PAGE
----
Is word-of-mouth a powerful market force? Ask Cap Gemini Ernst & Young. Or, just check out the "Church of the Customer" weblog. 71% of car buyers said that word of mouth influenced what they bought. Only 17% cited TV advertising.
That matches what I saw in the 1980s at the camera store.
It matches what I see today in the weblog world.
Heh, Alex Moskalyuk thinks the industry should do a "Geek Apprentice" show. You know, like that Donald Trump show where the Donald says "you're fired" at the end of every show to one of the contestants.
Alex suggests I do the voiceovers. Hmmm. If only I had a good voice. Or a TV-friendly face.
Everytime I watch the show, though, I think that Trump's interviewing process is easier than Microsoft's. Not to mention that Trump pays more. Well, this is TV. ;-)
I think that could be a fun way to promote .NET development, though. Have a series of interviews to pick out the best programmer. Have Bill Gates say "that's random" at the end to the loser. Have the winner get a bunch of money and a job. I'd be up for that.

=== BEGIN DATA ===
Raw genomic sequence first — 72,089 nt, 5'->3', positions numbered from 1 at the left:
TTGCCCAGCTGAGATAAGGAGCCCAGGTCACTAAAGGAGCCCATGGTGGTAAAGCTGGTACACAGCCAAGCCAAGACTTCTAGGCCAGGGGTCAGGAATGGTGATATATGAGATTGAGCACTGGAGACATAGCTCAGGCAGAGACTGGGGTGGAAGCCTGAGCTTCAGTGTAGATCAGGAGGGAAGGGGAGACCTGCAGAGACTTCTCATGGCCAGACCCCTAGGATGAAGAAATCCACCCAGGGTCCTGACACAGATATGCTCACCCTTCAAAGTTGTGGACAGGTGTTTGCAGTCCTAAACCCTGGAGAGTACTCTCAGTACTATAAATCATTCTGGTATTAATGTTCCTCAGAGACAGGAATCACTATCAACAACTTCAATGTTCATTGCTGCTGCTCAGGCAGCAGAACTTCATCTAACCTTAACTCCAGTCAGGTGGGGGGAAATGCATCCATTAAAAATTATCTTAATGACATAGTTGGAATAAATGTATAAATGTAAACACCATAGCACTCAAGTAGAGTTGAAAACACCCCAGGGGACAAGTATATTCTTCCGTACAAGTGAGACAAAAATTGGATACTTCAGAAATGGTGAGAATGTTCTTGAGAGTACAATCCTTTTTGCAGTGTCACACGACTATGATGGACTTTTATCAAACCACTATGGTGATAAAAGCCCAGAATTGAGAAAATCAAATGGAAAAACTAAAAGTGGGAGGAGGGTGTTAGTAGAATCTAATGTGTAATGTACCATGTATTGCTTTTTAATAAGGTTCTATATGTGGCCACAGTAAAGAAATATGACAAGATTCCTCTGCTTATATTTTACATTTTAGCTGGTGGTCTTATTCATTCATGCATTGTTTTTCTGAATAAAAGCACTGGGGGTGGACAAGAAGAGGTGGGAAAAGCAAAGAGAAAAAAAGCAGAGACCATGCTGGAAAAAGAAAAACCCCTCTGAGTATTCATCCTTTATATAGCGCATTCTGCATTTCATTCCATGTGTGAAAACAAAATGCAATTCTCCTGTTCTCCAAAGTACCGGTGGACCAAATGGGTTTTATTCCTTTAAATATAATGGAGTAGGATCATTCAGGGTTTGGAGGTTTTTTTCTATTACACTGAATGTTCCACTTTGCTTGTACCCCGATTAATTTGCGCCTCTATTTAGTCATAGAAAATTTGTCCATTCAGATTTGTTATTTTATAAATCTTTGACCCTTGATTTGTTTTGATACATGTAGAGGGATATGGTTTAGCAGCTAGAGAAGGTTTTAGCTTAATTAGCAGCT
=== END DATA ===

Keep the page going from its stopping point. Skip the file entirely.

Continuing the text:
My wife got me a cute valentines' day card.
It said on the outside:
"Treat me like the Internet..."
And on the inside it said:
"Spend all day with me."
The hype from Demo has already started. You'll hear a lot over the next few days from this conference in the Arizona desert. Here's one thing we'll see tomorrow: another competitor to Microsoft Office (thanks to San Jose Mercury News' Dan Gillmor for that article).
If you're here, make sure you come and say hi! I'll be wearing my "I'm blogging this" PDC shirt.